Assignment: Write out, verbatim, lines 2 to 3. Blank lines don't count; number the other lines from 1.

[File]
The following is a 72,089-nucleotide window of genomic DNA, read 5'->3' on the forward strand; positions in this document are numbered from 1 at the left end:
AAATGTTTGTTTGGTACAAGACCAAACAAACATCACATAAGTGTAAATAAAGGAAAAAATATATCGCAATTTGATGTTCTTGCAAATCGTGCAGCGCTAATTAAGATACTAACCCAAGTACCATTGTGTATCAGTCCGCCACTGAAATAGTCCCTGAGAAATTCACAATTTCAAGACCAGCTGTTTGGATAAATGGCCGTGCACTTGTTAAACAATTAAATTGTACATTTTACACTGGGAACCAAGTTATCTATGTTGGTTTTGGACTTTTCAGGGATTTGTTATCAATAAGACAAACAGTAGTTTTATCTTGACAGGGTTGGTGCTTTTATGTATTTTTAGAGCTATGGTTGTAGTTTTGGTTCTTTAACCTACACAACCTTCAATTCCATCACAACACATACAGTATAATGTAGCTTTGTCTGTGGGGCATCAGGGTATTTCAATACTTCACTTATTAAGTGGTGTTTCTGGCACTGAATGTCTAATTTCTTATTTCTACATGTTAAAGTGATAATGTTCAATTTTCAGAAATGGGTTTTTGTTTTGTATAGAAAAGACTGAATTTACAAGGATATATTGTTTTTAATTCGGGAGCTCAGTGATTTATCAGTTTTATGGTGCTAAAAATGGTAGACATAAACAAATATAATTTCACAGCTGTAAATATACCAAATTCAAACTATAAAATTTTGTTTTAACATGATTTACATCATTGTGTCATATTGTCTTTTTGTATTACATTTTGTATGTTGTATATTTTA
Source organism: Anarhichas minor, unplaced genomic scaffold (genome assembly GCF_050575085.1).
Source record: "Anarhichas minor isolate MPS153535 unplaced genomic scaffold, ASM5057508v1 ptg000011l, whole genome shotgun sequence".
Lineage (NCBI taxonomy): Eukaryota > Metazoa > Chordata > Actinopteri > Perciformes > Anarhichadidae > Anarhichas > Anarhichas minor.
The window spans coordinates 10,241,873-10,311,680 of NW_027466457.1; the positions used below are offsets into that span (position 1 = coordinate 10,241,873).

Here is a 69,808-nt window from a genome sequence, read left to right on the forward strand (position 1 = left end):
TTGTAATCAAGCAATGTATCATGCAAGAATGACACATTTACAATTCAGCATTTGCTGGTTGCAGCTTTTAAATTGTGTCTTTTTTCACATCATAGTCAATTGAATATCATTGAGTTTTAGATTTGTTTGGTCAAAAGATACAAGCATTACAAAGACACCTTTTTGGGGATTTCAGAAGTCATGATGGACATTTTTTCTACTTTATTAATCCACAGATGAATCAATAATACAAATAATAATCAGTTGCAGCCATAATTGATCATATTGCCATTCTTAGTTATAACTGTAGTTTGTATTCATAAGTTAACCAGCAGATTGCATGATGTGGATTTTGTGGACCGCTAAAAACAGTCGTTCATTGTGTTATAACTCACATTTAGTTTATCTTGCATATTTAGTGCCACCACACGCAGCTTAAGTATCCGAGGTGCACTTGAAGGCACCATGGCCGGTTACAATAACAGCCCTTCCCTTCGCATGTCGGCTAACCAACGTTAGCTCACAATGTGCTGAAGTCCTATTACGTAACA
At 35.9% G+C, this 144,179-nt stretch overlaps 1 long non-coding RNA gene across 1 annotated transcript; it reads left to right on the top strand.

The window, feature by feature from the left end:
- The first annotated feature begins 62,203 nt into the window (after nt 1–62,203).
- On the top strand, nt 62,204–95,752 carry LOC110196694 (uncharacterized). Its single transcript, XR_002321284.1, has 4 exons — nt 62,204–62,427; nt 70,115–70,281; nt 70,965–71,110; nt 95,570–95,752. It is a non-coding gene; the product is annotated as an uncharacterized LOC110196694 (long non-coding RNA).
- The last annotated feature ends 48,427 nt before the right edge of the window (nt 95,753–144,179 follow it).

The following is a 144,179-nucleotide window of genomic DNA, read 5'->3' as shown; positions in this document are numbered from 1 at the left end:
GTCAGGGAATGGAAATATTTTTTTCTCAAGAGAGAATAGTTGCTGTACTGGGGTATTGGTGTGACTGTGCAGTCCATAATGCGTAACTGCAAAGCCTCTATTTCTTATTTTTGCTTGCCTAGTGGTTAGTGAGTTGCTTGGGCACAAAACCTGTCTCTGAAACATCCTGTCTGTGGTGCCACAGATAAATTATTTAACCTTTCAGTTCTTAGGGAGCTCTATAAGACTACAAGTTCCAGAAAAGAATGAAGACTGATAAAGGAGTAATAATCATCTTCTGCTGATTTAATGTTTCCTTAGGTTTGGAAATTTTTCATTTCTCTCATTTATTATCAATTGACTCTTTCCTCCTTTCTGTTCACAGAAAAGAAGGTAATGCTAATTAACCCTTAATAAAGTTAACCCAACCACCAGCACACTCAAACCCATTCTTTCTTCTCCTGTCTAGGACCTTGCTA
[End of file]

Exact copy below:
AAATGTTTGTTTGGTACAAGACCAAACAAACATCACATAAGTGTAAATAAAGGAAAAAATATATCGCAATTTGATGTTCTTGCAAATCGTGCAGCGCTAATTAAGATACTAACCCAAGTACCATTGTGTATCAGTCCGCCACTGAAATAGTCCCTGAGAAATTCACAATTTCAAGACCAGCTGTTTGGATAAATGGCCGTGCACTTGTTAAACAATTAAATTGTACATTTTACACTGGGAACCAAGTTATCTATGTTGGTTTTGGACTTTTCAGGGATTTGTTATCAATAAGACAAACAGTAGTTTTATCTTGACAGGGTTGGTGCTTTTATGTATTTTTAGAGCTATGGTTGTAGTTTTGGTTCTTTAACCTACACAACCTTCAATTCCATCACAACACATACAGTATAATGTAGCTTTGTCTGTGGGGCATCAGGGTATTTCAATACTTCACTTATTAAGTGGTGTTTCTGGCACTGAATGTCTAATTTCTTATTTCTACATGTTAAAGTGATAATGTTCAATTTTCAGAAATGGGTTTTTGTTTTGTATAGAAAAGACTGAATTTACAAGGATATATTGTTTTTAATTCGGGAGCTCAGTGATTTATCAGTTTTATGGTGCTAAAAATGGTAGACATAAACAAATATAATTTCACAGCTGTAAATATACCAAATTCAAACTATAAAATTTTGTTTTAACATGATTTACATCATTGTGTCATATTGTCTTTTTGTATTACATTTTGTATGTTGTATATTTTA
Source organism: Anarhichas minor, unplaced genomic scaffold (genome assembly GCF_050575085.1).